Keep all of the tension on the working musculature, even if that means using less weight.
After all, making a lighter weight feel heavy makes a world of a difference.
- Execute each set until failure
As we said, at the optimal muscle building intensity levels- 75~85% of 1RM with 6-8 repetitions until failure- Do NOT neglect this if you want to progress consistently.
Doing 1-3 repetitions with 90%+ of your maximum strength capabilities will mostly result in sub-optimal hypertrophy gains, and that’s not what we’re looking for.
If you want to develop maximum strength gains rather than optimal muscular development, then that’s a different story- Come to terms with your actual goals.
- Go through a proper pyramid
Before moving into sets until failure, make sure to go through a proper pyramid, starting off from 15 repetitions at low intensity levels (~40%) and moving up to higher intensity levels with less repetitions.
That will allow your skeletal-muscle apparatus to be prepared and therefore, avoid injuries.
- Make sure to load up on energy resources hours prior to your workout
Carbohydrates. As we know, the final product of carbohydrate metabolism is the glycogen, which is essentially the main fuel of the muscles.
Heavy workouts require good amounts of glycogen.
If you’re not aware of that, check out our article on “Energy systems in the body”, where we explain in depth, how the body grants energy for each movement, depending on its intensity levels.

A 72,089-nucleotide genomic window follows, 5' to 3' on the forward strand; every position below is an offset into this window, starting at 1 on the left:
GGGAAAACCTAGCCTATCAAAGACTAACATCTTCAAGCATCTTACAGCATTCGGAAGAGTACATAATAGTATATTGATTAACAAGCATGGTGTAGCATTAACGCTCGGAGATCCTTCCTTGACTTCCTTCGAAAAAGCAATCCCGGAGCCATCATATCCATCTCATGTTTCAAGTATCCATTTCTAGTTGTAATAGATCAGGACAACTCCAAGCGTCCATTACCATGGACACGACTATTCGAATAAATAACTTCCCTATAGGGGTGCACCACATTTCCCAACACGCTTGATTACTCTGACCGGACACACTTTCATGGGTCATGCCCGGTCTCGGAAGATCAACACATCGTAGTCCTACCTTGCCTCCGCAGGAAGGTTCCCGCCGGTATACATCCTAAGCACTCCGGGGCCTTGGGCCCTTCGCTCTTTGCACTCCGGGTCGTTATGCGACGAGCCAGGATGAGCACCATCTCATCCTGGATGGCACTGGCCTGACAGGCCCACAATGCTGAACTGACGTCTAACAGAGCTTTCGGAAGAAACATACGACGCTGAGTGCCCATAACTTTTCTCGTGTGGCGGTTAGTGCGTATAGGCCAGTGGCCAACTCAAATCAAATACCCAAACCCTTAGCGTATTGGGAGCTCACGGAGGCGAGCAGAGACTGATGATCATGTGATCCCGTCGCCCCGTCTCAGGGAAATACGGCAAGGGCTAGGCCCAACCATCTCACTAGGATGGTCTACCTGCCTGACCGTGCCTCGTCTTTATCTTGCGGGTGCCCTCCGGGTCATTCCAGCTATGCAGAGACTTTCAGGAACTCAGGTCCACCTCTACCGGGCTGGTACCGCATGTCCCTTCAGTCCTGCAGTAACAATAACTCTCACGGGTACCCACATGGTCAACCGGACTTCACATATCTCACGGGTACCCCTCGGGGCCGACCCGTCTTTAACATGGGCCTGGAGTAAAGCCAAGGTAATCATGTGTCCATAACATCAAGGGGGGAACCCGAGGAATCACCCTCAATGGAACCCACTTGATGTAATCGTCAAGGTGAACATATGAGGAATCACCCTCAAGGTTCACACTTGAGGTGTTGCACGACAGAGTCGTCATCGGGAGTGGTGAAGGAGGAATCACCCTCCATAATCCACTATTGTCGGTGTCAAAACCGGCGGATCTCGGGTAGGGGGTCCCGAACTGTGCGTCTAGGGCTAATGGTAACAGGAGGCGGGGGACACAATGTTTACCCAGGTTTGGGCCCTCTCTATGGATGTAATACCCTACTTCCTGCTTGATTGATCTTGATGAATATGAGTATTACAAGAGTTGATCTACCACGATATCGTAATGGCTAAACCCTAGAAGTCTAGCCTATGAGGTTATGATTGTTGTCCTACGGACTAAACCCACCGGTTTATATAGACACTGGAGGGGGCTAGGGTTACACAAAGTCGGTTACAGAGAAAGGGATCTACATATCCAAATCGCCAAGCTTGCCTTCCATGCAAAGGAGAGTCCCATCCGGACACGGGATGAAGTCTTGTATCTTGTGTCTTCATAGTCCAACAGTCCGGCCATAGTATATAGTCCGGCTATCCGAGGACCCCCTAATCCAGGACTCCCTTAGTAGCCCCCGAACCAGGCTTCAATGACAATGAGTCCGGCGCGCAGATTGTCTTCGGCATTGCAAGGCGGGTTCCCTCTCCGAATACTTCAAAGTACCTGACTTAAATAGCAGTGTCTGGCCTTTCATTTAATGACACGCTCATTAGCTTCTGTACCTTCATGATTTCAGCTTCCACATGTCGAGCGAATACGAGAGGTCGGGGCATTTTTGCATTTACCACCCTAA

- Last but not least– Always have a proper spotter. You don’t want to get trapped under a heavy bar!
Failure – Pros and cons
As you should know by now, the more intense you go, the more stimulus there is for muscle growth.
As a matter of fact, intensity is the number 1 way to stimulate hypertrophy.
This sounds very nice when you consider your goals, but it should also be considered that the nature of intensity requires proper recovery.
That is to say that you shouldn’t reach failure during every workout, but rather plan it.
Reaching failure systematically can be very taxing on the body, as it is stressful for the muscles, joints and the central nervous system.
It is highly recommended that you train in a fashion that will allow you to reach proper failure during 2 to 3 workouts a WEEK.
And that does not mean reaching failure on every set and exercise.
Listen to your body and dose sets until failure correctly, so that you can still continue your workout after doing so.
The number of sets until failure is strongly individual but it MUST NEVER lead to an inability to continue the workout.
“From Willardson’s (2007) review of the research on this topic, he encourages not always training to failure as this may be a contributing cause to overtraining and overuse injuries. Training to Failure Len Kravitz, Ph.D.” 2
Also, note that the bigger the stress, the bigger the recovery window needed.
On top of that, the body prioritizes recovery, starting from the most-damaged to the least damaged parts.
So, for example, if you bust out an enormous amount of sets until failure on your leg day and on the next day you train your upper body, the second workout will have little to none effect on growth, as the body is still recovering the highly-damaged muscles of the lower body.
So, we can quite simply say that in big quantities, cure can be poison.
To summarize this, we can say that we should know our limits and stimulate the musculature correctly, rather than the ego, incorrectly.
Up your intensity and reach failure but do not break the full range of motion, constant tension and proper exercise execution overall.
Load well, sleep well and have proper recovery windows in-between workouts for the separate muscle groups- 72 to 96 hours before you train the same muscle group again.
Do not reach failure during every workout but rather dose it appropriately to get just the right stimulus to break that plateau.
After all, even professional sprinters do sprints twice to three times a week!
Most of all, stay safe and injury-free.